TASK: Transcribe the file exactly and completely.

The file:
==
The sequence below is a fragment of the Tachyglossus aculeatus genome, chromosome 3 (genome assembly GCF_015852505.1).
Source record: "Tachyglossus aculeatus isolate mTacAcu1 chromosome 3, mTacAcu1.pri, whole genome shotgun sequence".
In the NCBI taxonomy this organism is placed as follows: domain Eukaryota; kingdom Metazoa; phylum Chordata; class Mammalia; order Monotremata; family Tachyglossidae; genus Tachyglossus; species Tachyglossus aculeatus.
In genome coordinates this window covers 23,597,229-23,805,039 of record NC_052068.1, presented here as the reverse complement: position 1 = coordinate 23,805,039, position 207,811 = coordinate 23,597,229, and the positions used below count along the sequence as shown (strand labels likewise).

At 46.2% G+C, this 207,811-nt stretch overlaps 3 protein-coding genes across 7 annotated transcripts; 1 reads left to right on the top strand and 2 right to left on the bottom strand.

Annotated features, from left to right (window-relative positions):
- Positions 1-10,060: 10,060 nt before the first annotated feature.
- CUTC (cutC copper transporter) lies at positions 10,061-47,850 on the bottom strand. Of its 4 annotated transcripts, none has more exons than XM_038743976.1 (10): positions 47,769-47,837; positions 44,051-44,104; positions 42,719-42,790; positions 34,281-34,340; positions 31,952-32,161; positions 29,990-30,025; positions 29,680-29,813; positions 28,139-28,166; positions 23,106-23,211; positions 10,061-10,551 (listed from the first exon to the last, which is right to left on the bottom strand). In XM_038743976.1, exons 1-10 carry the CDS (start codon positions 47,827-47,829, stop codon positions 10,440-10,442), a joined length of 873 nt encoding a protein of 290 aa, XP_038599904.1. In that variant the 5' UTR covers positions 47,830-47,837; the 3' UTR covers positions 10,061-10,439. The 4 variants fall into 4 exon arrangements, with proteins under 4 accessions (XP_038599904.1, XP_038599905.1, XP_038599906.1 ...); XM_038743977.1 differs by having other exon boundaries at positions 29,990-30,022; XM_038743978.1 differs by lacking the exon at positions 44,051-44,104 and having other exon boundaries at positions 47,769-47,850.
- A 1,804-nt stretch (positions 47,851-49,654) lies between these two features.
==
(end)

The sequence below is a fragment of the Tachyglossus aculeatus genome, chromosome 3 (genome assembly GCF_015852505.1).
Source record: "Tachyglossus aculeatus isolate mTacAcu1 chromosome 3, mTacAcu1.pri, whole genome shotgun sequence".
In the NCBI taxonomy this organism is placed as follows: domain Eukaryota; kingdom Metazoa; phylum Chordata; class Mammalia; order Monotremata; family Tachyglossidae; genus Tachyglossus; species Tachyglossus aculeatus.
In genome coordinates this window covers 23,597,229-23,805,039 of record NC_052068.1, presented here as the reverse complement: position 1 = coordinate 23,805,039, position 207,811 = coordinate 23,597,229, and the positions used below count along the sequence as shown (strand labels likewise).

At 46.2% G+C, this 207,811-nt stretch overlaps 3 protein-coding genes across 7 annotated transcripts; 1 reads left to right on the top strand and 2 right to left on the bottom strand.

Annotated features, from left to right (window-relative positions):
- Positions 1-10,060: 10,060 nt before the first annotated feature.
- CUTC (cutC copper transporter) lies at positions 10,061-47,850 on the bottom strand. Of its 4 annotated transcripts, none has more exons than XM_038743976.1 (10): positions 47,769-47,837; positions 44,051-44,104; positions 42,719-42,790; positions 34,281-34,340; positions 31,952-32,161; positions 29,990-30,025; positions 29,680-29,813; positions 28,139-28,166; positions 23,106-23,211; positions 10,061-10,551 (listed from the first exon to the last, which is right to left on the bottom strand). In XM_038743976.1, exons 1-10 carry the CDS (start codon positions 47,827-47,829, stop codon positions 10,440-10,442), a joined length of 873 nt encoding a protein of 290 aa, XP_038599904.1. In that variant the 5' UTR covers positions 47,830-47,837; the 3' UTR covers positions 10,061-10,439. The 4 variants fall into 4 exon arrangements, with proteins under 4 accessions (XP_038599904.1, XP_038599905.1, XP_038599906.1 ...); XM_038743977.1 differs by having other exon boundaries at positions 29,990-30,022; XM_038743978.1 differs by lacking the exon at positions 44,051-44,104 and having other exon boundaries at positions 47,769-47,850.
- A 1,804-nt stretch (positions 47,851-49,654) lies between these two features.